And that is what should be most terrifying for today’s Democrats. If well over 40 percent of Hispanics in some very important states are willing to vote for Republican candidates during the darkest days of the Trump era, imagine what might happen if and when the GOP nominates candidates more overtly welcoming to Hispanic communities.

To be sure, the Democratic Party has only itself to blame for this existential conundrum. As generations of Hispanic-American immigrants increasingly blend into the American mainstream, focusing (most effectively, I should add) on obtaining a quality education, a good job, and providing for themselves and their families, the Democratic left, with its fixation on identity politics, tends to typecast Hispanic-Americans as simply members of a “non-white minority” in need of all manner of government protection and programs.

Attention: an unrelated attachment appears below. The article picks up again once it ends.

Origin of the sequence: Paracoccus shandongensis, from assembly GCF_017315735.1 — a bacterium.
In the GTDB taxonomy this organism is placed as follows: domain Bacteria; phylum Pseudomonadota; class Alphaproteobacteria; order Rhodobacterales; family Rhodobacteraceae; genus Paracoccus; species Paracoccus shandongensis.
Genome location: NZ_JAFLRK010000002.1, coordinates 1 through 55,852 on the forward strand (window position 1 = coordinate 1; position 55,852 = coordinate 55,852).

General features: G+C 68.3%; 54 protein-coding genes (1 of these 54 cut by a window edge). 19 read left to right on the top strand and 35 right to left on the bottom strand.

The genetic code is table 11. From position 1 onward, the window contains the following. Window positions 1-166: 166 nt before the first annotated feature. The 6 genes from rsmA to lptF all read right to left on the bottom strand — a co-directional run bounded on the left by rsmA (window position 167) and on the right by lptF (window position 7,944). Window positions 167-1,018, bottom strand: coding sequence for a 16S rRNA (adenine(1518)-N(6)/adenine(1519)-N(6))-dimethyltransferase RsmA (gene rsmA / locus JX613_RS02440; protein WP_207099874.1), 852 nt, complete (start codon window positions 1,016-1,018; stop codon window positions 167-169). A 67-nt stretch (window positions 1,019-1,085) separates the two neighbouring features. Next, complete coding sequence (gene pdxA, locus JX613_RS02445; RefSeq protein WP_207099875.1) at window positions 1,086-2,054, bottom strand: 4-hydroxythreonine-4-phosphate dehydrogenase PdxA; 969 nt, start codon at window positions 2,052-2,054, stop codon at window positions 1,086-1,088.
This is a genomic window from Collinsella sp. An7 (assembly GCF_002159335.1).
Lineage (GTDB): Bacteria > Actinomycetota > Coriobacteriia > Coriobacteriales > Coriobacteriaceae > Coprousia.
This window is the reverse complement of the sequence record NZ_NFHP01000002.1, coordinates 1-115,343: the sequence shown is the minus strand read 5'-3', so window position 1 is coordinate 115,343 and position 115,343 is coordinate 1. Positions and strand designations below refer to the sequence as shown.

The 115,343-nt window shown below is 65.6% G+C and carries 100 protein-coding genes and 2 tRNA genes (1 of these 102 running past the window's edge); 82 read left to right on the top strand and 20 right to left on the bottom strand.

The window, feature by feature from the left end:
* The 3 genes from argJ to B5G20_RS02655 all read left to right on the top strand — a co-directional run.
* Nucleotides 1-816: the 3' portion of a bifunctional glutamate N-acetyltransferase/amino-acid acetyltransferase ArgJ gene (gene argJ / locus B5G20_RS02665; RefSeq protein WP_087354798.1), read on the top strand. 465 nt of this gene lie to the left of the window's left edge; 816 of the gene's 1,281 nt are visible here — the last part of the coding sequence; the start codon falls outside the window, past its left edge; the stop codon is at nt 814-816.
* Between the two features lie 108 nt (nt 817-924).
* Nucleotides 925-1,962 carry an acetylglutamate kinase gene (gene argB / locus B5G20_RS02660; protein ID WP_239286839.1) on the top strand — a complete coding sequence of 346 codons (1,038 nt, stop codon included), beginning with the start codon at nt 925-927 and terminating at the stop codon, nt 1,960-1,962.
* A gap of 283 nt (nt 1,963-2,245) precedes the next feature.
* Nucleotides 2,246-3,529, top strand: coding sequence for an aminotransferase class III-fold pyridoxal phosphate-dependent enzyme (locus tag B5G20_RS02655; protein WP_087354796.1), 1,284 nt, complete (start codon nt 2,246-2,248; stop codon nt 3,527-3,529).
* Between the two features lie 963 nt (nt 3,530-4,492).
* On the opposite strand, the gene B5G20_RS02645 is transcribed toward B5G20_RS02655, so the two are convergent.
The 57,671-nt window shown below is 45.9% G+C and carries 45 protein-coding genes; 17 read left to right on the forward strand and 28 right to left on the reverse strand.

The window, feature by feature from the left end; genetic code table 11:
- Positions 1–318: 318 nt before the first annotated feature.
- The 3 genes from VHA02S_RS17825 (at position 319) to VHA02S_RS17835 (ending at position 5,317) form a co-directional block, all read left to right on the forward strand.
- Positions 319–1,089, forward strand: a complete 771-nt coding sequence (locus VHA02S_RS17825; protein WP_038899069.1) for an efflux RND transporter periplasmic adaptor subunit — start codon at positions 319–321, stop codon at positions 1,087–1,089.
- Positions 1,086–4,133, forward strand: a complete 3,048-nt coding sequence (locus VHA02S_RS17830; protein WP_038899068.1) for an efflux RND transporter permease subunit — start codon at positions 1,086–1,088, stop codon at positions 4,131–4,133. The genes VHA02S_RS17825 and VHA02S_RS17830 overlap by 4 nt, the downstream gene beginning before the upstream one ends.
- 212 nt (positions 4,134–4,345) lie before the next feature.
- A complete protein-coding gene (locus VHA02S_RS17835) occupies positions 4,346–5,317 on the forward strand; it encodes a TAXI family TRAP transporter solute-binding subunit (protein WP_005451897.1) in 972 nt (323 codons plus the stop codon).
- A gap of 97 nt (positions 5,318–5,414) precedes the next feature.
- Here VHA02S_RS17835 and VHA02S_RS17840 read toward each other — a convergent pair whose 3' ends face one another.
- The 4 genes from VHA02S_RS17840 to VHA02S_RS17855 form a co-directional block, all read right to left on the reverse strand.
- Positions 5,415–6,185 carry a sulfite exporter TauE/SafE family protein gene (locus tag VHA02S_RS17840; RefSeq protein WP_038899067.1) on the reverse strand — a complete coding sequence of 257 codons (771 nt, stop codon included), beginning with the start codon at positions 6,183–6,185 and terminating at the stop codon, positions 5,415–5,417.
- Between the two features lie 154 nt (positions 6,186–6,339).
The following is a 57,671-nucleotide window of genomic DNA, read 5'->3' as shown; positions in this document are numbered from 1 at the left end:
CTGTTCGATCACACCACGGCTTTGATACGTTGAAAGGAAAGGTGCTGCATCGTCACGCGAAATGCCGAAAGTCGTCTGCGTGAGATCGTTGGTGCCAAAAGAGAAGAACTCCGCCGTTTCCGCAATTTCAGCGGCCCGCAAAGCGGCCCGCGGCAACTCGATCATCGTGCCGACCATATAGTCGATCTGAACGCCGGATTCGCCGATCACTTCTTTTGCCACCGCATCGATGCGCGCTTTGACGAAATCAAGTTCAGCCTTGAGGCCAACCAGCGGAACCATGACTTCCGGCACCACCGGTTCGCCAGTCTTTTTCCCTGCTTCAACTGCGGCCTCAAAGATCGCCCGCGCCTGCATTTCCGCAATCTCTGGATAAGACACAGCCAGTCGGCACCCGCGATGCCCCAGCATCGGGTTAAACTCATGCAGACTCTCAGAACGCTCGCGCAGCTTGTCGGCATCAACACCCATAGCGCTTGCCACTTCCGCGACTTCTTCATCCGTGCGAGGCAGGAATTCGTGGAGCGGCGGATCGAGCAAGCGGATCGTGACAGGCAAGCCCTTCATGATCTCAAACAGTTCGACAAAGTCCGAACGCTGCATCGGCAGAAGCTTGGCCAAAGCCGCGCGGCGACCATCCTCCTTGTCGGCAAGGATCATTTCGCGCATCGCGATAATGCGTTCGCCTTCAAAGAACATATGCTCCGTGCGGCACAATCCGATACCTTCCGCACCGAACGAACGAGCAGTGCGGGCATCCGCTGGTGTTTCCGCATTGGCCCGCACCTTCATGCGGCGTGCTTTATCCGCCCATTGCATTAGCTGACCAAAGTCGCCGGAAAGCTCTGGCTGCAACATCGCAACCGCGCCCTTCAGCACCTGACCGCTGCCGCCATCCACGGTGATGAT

This is by no means to suggest Hispanic-Americans do not often confront bigotry and other very real obstacles in America. And, like other Americans, Hispanic-Americans may sometimes require a helping hand from government. But they also embody one of the most successful immigrant stories in America’s long (if imperfect) history as a welcoming melting pot. This should not be all that surprising when considering the strong bonds of faith and family ­— along with a robust entrepreneurial spirit — that Hispanic immigrants have brought to this country. In other words, they are in many ways a natural constituency for traditional conservatism.